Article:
FAQs About Tax Deductions When Renting Out Property on Airbnb

What sorts of expenses associated with your short-term rental can you use to reduce your tax bill?

As a landlord on Airbnb or a similar short-term rental site, you may enjoy the benefits of tax deductions based on these business activities. But of course, there's fine print to consider, as shown in these frequently asked questions.

I rent my apartment, and my landlord say he doesn't mind if I occasionally let a guest stay there while I'm away. I plan to use a service like Airbnb, HomeAway, or FlipKey. Are there tax deductions available to me in this situation?

Answer

Assuming your landlord has approved this arrangement (especially important if your lease prohibits subleases without your landlord's approval), there may be tax benefits to renting out your apartment. Here's how it works.

When you sub-lease your apartment, you become a landlord in your own right, and are entitled to deduct the expenses you thus incur as long as they are ordinary, necessary, and reasonable in amount. These might include:

  • fees you have to pay to list your place on the Airbnb, HomeAway, or FlipKey website
  • any expenses you incur to photograph your apartment to create a good online listing
  • the cost of any other marketing or advertising you do for your rental
  • the cost of any credit reports you obtain in order to screen potential guests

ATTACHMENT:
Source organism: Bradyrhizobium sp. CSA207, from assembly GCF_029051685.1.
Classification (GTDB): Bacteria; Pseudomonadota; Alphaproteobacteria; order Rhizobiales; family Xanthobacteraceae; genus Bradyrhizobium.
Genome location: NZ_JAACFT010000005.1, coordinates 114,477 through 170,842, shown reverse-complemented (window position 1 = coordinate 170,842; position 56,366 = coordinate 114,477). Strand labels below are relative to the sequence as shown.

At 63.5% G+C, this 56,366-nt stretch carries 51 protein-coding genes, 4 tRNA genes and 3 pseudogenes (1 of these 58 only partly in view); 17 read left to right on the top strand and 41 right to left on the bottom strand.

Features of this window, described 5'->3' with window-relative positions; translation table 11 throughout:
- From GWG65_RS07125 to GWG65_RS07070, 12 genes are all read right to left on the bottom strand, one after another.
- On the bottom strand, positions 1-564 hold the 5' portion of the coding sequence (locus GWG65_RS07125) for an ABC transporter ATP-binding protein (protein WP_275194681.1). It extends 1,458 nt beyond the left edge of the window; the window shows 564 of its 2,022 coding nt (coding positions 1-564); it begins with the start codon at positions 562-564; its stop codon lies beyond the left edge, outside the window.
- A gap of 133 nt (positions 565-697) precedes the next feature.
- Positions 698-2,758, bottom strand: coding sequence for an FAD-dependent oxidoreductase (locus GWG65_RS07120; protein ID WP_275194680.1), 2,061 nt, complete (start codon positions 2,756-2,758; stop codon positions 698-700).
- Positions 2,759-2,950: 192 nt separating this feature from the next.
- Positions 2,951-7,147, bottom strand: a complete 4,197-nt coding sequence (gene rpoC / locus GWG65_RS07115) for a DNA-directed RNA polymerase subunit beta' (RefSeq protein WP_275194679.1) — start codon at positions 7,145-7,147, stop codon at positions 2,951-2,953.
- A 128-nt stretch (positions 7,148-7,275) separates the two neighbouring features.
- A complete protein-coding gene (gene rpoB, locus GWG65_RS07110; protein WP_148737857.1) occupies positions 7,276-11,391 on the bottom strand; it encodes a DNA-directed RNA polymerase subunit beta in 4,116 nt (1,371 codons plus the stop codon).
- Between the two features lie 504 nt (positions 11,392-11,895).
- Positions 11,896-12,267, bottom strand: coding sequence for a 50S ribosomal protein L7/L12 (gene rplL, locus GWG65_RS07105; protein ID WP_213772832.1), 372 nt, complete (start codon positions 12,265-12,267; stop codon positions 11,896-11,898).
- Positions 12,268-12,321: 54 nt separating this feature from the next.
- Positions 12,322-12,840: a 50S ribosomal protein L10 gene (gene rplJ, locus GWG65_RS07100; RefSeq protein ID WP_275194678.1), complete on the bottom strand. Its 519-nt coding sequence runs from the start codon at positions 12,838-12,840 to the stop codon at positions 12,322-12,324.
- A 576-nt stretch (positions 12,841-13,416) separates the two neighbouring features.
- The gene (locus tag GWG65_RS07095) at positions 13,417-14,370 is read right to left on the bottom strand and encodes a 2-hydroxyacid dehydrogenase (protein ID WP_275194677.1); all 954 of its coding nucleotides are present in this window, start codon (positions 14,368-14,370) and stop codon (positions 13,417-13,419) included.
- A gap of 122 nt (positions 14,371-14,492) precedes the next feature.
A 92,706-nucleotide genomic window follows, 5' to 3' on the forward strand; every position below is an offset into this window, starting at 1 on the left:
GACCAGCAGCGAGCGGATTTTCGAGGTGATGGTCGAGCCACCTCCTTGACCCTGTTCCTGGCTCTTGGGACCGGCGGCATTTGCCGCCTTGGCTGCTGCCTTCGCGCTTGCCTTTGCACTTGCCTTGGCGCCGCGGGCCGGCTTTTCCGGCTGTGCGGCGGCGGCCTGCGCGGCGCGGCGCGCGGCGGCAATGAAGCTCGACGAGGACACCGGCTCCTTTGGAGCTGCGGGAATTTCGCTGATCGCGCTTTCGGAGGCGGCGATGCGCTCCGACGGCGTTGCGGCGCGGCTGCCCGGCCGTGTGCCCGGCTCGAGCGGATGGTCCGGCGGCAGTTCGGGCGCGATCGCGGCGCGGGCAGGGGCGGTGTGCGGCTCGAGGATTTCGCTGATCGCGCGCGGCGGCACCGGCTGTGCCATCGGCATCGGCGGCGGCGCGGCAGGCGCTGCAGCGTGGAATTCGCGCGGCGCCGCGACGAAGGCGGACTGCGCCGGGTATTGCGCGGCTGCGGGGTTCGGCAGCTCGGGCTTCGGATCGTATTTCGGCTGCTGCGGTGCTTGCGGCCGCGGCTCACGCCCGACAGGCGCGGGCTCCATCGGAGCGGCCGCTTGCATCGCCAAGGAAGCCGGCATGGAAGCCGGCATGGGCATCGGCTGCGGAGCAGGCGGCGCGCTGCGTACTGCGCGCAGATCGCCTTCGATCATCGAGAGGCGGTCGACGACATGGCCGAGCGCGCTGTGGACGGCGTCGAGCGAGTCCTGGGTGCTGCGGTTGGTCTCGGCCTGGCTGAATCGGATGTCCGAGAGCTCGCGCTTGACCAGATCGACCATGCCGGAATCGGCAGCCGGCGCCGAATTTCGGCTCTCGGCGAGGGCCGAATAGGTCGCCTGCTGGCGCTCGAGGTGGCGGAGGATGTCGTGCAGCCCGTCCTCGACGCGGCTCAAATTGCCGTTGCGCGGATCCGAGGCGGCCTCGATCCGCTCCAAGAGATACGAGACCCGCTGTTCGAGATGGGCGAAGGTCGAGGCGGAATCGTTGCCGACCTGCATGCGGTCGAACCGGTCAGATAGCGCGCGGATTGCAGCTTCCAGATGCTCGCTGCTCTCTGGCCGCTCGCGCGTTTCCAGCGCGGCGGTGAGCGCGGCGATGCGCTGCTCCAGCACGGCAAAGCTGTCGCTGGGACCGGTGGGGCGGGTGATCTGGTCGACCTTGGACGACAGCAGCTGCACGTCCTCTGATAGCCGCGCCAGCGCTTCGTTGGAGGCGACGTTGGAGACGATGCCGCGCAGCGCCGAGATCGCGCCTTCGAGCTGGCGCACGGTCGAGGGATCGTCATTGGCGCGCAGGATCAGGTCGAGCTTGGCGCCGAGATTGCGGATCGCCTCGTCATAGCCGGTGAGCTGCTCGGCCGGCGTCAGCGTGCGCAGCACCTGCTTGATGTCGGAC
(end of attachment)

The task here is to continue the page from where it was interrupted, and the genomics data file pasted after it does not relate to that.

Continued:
• cleaning fees you pay to have the apartment professionally cleaned before and after your guests leave
  • the cost of extra insurance you purchase because you’re hosting guests in your apartment
  • items you purchase for your guests’ use, such as linens, sheets, soaps, shampoo, and other supplies
  • the cost of purchasing a lockbox or having duplicate keys made to your apartment
  • if you receive payment through PayPal or a similar online payment service, the fees this service charges
  • if you pick up your guests at the airport for free, your mileage expenses
  • the cost of any repairs you make to your apartment due to its use by guests, and
  • the cost of storing your belongings while guests are staying in your apartment.

The cost of items used by both your and your guests—such as utilities, Internet access, and cable TV—may be partially deductible. The amount you can deduct depends on the amount of time the item is used by your guests. For example, if you host guests for 30 nights out of the year, you’ll be able to deduct 8% of the annual cost of your utilities (garbage, electricity, water, gas), cable TV, and Internet service. (30 is 8% of 365 days.)

If you purchase new interior furnishings such as a bed, couch, or chairs, these costs are also deductible. How much you can deduct again depends on the percentage of time you rent your apartment. The cost of furniture and similar personal property must be depreciated—deducted a portion at a time—over five years.

It’s important to keep good records of all your deductible expenses. This includes receipts, credit card statements, cancelled checks, and so on. Absent such records, the IRS may disallow all or part of your deduction if it conducts an audit. By far, the main reason taxpayers lose deductions when audited is lack of adequate records.

I'd like to rent my house while I'm out of town during the winter holidays. Will I be able to deduct the expenses of this very small business?

Answer

You can deduct expenses associated with renting your home through Airbnb or a similar service (as described above) only if you do so for more than 14 nights per year. It sounds like you may not reach that amount.